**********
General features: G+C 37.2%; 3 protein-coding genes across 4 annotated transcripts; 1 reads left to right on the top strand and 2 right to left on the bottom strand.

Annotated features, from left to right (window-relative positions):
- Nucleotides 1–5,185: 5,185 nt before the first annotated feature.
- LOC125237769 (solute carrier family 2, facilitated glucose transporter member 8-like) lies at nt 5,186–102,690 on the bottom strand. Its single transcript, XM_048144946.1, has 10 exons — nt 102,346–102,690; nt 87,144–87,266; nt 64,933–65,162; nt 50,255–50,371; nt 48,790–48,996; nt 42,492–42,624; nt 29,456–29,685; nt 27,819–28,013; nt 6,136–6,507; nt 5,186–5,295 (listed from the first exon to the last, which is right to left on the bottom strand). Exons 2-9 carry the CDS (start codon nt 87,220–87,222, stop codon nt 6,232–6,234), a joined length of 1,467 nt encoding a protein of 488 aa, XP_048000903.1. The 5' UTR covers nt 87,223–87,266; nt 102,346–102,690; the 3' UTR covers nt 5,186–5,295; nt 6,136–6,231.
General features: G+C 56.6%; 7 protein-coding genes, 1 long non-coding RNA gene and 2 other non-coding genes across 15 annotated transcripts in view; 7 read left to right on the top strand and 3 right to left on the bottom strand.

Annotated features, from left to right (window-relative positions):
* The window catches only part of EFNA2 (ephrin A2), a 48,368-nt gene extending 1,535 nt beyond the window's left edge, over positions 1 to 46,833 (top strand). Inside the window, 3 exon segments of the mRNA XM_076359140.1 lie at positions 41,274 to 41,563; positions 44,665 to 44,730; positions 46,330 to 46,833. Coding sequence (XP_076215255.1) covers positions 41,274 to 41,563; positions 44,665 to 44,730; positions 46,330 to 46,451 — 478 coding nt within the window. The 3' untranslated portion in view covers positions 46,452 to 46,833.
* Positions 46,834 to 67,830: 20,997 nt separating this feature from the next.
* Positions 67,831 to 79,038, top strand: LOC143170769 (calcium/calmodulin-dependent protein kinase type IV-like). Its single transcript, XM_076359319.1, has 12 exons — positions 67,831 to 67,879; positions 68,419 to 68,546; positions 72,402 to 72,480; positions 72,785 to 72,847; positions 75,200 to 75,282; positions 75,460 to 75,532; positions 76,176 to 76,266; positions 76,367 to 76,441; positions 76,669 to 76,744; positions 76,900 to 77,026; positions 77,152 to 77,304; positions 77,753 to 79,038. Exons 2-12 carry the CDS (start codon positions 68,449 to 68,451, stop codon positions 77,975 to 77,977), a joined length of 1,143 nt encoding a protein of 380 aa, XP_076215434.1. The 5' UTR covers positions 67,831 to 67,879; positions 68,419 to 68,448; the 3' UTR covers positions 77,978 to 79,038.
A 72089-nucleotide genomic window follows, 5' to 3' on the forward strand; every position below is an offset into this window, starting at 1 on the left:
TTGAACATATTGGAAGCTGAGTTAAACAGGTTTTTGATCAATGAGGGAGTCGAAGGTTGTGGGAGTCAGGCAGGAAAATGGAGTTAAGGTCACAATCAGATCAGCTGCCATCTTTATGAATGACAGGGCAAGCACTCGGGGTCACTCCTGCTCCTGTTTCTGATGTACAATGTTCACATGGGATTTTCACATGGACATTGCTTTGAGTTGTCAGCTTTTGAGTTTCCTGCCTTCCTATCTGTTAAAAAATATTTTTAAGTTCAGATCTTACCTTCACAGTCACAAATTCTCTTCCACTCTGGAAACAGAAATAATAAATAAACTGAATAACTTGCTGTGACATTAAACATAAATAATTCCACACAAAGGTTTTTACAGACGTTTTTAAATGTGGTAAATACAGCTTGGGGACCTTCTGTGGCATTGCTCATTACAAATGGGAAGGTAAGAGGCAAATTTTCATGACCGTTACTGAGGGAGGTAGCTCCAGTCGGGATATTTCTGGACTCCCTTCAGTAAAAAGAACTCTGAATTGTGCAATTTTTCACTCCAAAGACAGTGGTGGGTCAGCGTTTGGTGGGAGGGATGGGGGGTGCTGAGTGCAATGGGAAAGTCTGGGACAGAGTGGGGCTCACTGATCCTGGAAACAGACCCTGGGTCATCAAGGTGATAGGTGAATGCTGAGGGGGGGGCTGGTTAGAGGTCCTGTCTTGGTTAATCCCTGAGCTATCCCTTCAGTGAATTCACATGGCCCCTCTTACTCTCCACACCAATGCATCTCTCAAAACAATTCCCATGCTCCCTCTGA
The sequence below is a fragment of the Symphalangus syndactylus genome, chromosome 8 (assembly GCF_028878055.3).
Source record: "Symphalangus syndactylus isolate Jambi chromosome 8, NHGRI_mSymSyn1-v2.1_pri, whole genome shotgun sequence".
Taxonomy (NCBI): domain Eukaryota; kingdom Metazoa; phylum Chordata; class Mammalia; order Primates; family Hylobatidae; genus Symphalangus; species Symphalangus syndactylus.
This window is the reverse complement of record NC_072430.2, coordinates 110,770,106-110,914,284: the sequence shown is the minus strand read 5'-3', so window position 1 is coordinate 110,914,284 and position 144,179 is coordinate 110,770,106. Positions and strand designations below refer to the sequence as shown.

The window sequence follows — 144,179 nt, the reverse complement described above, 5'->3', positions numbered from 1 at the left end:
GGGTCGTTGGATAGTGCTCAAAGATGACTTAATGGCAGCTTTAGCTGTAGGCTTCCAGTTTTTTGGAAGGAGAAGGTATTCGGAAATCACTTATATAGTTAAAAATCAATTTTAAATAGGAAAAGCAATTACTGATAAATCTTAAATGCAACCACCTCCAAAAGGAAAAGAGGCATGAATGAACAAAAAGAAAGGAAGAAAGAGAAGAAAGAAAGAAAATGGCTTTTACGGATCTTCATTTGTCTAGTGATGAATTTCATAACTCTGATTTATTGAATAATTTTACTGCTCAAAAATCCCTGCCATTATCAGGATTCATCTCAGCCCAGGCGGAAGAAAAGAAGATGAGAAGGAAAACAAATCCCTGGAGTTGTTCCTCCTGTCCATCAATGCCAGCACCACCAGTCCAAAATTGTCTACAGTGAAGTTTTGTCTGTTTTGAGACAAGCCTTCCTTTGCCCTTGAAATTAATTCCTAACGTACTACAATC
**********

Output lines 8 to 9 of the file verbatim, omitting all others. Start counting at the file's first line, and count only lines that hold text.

* Positions 46,834 to 67,830: 20,997 nt separating this feature from the next.
* Positions 67,831 to 79,038, top strand: LOC143170769 (calcium/calmodulin-dependent protein kinase type IV-like). Its single transcript, XM_076359319.1, has 12 exons — positions 67,831 to 67,879; positions 68,419 to 68,546; positions 72,402 to 72,480; positions 72,785 to 72,847; positions 75,200 to 75,282; positions 75,460 to 75,532; positions 76,176 to 76,266; positions 76,367 to 76,441; positions 76,669 to 76,744; positions 76,900 to 77,026; positions 77,152 to 77,304; positions 77,753 to 79,038. Exons 2-12 carry the CDS (start codon positions 68,449 to 68,451, stop codon positions 77,975 to 77,977), a joined length of 1,143 nt encoding a protein of 380 aa, XP_076215434.1. The 5' UTR covers positions 67,831 to 67,879; positions 68,419 to 68,448; the 3' UTR covers positions 77,978 to 79,038.